Monday, July 30, 2012

Review: The Dark Knight Rises


As I've written many times, the best filmmaker working today is Christopher Nolan.  With such amazing films in his repertoire as Memento, Insomnia, Inception, Batman Begins and The Dark Knight, he has cemented himself as an expert in creating the thinking man's action movie.  Both TDK and Inception are probably two of my favorite 50 movies of ALL TIME.  Therefore, you can imagine how high my expectations were going into this final film of the Nolan Batman trilogy (even after the terrible event in Colorado).  I ended up seeing the movie in a packed afternoon show with several co-workers on opening day.

The Dark Knight Rises picks up eight years after the events of The Dark Knight.  Batman/Bruce Wayne (Christian Bale once again in the role he will most be remembered for when his acting career ends) is in recluse and Gotham finds itself under a new reign of terror as the menacing Bane (Tom Hardy taking over for Heath Ledger's Joker without hardly skipping a beat) imposes his will on the city.  Back to assist Wayne/Batman once again are police commissioner Gordon (Gary Oldman), Michael Caine's Alfred and Morgan Freeman's version of Agent Q, Lucious Fox.  Nolan manages to weave in his Inception veterans Joseph Gordon-Levitt (Detective John Blake) and Marion Cotillard (Wayne's love interest Miranda) into the all-star cast which includes Anne Hathaway as Selina Kyle (she's actually never referred to as Cat Woman in the movie).

The 2:45 run-time of this movie combined with the mega-budget effects (with hardly any CGI effects - a Nolan staple) and the high quality of acting all add up to a very epic feel throughout.  There are several fight scenes that are just incredibly intense and the overall character arc of Wayne (especially a mid-film trip to a remote prison) is fascinating to watch play out.  Not once did I think of looking at my watch nor find myself bored at any time during the movie.  Nolan is able to build up the tension throughout and pair it beautifully with a methodically thrilling musical score from frequent collaborator Hans Zimmer.

Bale is solid as usual in both portraying brash confidence as Wayne, and in exuding bravado and heroism as Batman.  This trilogy just wouldn't quite be the same without him.  Hardy steps up to the plate and hits it out of the park as Bane.  The goofy Bane from Batman and Robin is a distant afterthought after witnessing this masked menacing performance.  The opening scene alone (which depicts a fantastic mid-air heist) both introduces the audience to Bane and instantly makes us feel fearful of his large than life intensity.  The strange sing-songy gruff tone of Hardy's muffled voice adds to his sinister presence.  Mark my words, Tom Hardy is about to blow up in Hollywood and will hopefully use the boost this role gives him that Heath Ledger missed out on with his untimely death.  Hathaway manages to fill the boots of "Cat Woman" without going too much over the top with the cheesy-ness factor.  I'm not sure if I totally bought the love-connection between her and Bale, but she definitely added to the story and did not distract from it (with the exception of some distracting skin-tight outfits).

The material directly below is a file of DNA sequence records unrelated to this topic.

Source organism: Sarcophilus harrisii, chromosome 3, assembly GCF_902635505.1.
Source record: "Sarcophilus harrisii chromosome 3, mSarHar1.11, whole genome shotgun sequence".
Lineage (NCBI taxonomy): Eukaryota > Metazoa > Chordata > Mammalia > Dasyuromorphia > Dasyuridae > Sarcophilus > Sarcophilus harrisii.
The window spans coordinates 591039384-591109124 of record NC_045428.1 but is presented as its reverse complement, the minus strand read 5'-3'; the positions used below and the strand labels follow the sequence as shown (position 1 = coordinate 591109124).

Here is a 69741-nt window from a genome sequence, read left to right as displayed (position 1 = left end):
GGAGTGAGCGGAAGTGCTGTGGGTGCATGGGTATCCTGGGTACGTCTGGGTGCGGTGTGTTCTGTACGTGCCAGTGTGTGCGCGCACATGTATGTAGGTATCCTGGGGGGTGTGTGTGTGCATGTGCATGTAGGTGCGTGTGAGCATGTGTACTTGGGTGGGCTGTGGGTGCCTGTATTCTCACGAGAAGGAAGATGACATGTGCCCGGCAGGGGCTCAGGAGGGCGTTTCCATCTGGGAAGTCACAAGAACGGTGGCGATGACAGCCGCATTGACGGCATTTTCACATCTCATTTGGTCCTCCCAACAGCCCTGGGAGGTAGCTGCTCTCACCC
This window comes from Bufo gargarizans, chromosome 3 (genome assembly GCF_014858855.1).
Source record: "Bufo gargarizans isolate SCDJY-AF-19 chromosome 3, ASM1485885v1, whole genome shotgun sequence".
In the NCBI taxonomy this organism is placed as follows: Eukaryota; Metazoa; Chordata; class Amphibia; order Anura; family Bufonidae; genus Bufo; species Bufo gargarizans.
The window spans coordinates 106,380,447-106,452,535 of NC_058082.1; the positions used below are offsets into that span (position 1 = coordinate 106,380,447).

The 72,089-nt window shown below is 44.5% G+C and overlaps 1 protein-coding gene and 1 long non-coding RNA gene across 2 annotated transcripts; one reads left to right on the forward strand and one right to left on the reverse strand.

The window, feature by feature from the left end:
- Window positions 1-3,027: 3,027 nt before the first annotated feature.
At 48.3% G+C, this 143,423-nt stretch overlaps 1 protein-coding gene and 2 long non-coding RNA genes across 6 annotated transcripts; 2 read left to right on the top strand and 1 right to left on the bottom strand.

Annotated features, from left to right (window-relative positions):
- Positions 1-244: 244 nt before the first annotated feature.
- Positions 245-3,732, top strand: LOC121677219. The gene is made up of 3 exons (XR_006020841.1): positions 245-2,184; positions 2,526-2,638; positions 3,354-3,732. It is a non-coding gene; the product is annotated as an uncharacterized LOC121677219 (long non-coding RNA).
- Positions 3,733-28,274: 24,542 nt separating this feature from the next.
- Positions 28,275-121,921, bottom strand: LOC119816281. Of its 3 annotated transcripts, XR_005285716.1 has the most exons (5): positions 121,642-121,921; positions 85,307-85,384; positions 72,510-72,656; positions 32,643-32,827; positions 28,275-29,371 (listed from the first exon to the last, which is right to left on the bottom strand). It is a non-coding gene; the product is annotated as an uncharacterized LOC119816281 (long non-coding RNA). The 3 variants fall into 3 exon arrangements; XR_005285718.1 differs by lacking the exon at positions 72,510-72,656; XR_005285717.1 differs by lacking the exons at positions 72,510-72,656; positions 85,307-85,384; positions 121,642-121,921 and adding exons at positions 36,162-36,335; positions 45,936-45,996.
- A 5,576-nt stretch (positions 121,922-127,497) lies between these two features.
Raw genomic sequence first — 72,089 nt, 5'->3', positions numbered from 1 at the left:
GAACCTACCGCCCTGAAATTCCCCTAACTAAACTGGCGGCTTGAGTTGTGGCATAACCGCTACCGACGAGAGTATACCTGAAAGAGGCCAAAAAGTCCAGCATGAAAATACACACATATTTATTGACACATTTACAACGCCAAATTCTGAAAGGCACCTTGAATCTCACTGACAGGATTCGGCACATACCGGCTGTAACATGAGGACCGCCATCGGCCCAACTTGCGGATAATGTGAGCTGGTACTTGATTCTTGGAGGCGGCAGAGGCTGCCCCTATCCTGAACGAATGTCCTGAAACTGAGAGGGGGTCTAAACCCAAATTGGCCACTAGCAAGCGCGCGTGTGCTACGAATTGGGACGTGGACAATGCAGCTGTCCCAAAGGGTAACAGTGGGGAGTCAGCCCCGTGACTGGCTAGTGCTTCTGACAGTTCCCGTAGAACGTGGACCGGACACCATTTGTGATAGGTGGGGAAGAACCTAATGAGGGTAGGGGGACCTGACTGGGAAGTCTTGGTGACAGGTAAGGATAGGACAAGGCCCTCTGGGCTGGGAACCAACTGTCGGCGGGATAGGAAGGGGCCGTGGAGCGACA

The ending of TDKR is slightly open-ended but reveals several possible outcomes that could either extend the series (with a new director - Nolan has repeatedly said that he's done with the Bat) or close the book on this version of the caped crusader.  Although the actual outcome is not clearly spelled out, but we do get a good sense of closure and this trilogy wraps up very well while featuring several effective plot points that tie back to Batman Begins.  In looking back on the three films, TDKR falls JUST short of TDK in overall quality.  Ledger is just a tad bit more memorable as a villain than Hardy's Bane (although Hardy totally owns this movie).  I liked TDKR better than Batman Begins though and the trilogy as a whole is actually right up there with the original Star Wars trilogy.  (Sorry but nothing comes close to Peter Jackson's Lord of the Rings masterpiece)  This is without a doubt one of the best movie experiences of the year and I hope this gets recognized come Oscar time as a Best Picture candidate.  Totally gripping from start to finish with a great supporting score from Zimmer, The Dark Knight Rises brings out the quality craftsmanship of a master (Nolan) at the top of his game.  5 out of 5 JR's for a worthy successor to The Dark Knight.

2 comments:

Anonymous said...

Batman Begins was the best in the trilogy. All were excellent though.

CombatMonk said...

It’s all about the Dark Knight. One of the best films I have ever seen. Ledger deserves an Oscar for that study in villainy and truth. A philosophical action tour de force.

G